14-B-2019 Upland Sandpiper

STATUS
Pending
HOW MANY OBSERVED?
1
DATE SIGHTING OCCURRED
DATE REPORT PREPARED
REPORTER
Jim DeWitt
OTHER OBSERVERS
None
LOCALITY OF OBSERVATION
Camas Prairie, Centennial Marsh, about 1/2 Mile south of U.S. 20 on 900 N, on the easterly side of the road, perhaps 200 feet off the road
HABITAT WHERE THE BIRD WAS OBSERVED
Fallow farm field, mostly still under snow but with open patches near stream courses.
SIGHTING DURATION, CONDITIONS, and EQUIPMENT USED
I was photographing a small flock of Long-billed Curlews closer in when I heard the very distinctive wolf-whistle call of the Upland Sandpiper. It was the call that made me look for the bird; I heard it before I saw it. The bird was further off the road, too far (and into the morning sunlight) for a decent photo, but the comparatively small head, over-sized eyes, long neck and relatively short, straight bill were unmistakeable.

All observations were from inside by vehicle.

I lived in Alaska for man years, and UPSA breed there. I’m pretty familiar with the bird, its calls and behavior.
DID YOU TAKE NOTES?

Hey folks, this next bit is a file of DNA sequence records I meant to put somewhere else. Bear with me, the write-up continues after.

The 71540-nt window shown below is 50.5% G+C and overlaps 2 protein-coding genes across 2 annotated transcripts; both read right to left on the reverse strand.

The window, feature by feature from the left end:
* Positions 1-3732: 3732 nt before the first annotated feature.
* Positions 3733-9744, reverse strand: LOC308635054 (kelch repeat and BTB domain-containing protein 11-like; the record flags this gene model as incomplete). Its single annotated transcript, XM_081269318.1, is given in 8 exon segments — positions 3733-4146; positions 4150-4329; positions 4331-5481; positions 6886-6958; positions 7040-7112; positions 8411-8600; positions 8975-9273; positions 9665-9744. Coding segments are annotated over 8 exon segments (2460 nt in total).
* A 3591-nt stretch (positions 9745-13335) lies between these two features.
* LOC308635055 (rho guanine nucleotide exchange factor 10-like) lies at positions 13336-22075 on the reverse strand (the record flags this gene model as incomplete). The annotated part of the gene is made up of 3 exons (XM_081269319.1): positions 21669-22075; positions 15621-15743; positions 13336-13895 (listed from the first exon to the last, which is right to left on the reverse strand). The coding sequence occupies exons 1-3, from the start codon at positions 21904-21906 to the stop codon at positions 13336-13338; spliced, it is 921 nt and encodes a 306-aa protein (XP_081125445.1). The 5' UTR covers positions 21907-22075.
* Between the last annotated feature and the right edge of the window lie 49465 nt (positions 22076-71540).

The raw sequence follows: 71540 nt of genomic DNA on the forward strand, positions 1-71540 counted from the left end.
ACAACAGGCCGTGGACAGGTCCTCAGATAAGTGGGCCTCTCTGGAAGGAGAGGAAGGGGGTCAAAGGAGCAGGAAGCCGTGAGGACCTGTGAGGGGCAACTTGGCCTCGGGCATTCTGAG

Yes, later the same day
DID YOU CONSULT A FIELD GUIDE OR OTHER REFERENCE WORK?
No, not at all
DESCRIPTION OF THE BIRD(s)
The bird was strongly backlit, but with binoculars I was able to clearly see the comparatively small head, over-sized eyes, long neck and relatively short, straight bill.
BEHAVIOR OF THE BIRD(s)
As I observed the bird, it called, and I heard that very distinctive wolf-whistle call.
HOW AND WHEN DID YOU POSITIVELY IDENTIFY THE BIRD, AND WHAT CLINCHED THE IDENTIFICATION FOR YOU?
Immediately upon first hearing the call I knew there was an UPSA nearby. Watching it call and hearing the call clinched it.
HOW DID YOU ELIMINATE SIMILAR SPECIES? WHAT WERE THEY?
Unlikely to confuse it with another species, but the short bill and long neck are very distinctive. And I observed it as it called.
WHAT IS YOUR EXPERIENCE WITH THIS (AND SIMILAR) SPECIES?
Pretty extensive. The species breeds in open field and alpine slopes in interior Alaska where I have watched and photographed it many times.

Many shorebirds migrate through Alaska and I've seen many of those. I suppose Willet is the closest similar species, but it's very hard to confuse the chunkier, longer-billed Willet with an Upland Sandpiper, even backlit. Maybe especially backlit.
DESCRIBE YOUR GENERAL BIRDING EXPERIENCE
Pretty extensive; 25 years or so of birding, over 2,000 species on my life list. I have photographed over 1,200 species. I research and write a weekly "Bird of the Week" for two blogs.
ADDITIONAL INFORMATION (If any)
I did not realize it was a (comparatively) rare species in Idaho when I observed it. I did not take photos because the light was so bad and I didn't need more bad photos of the species. Heidi Ware Carlisle has already taken me to task for not getting even a bad photo. My bad. Lesson learned.
WERE PHOTO(S), VIDEO, AND/OR AUDIO OBTAINED FROM THIS SIGHTING?
None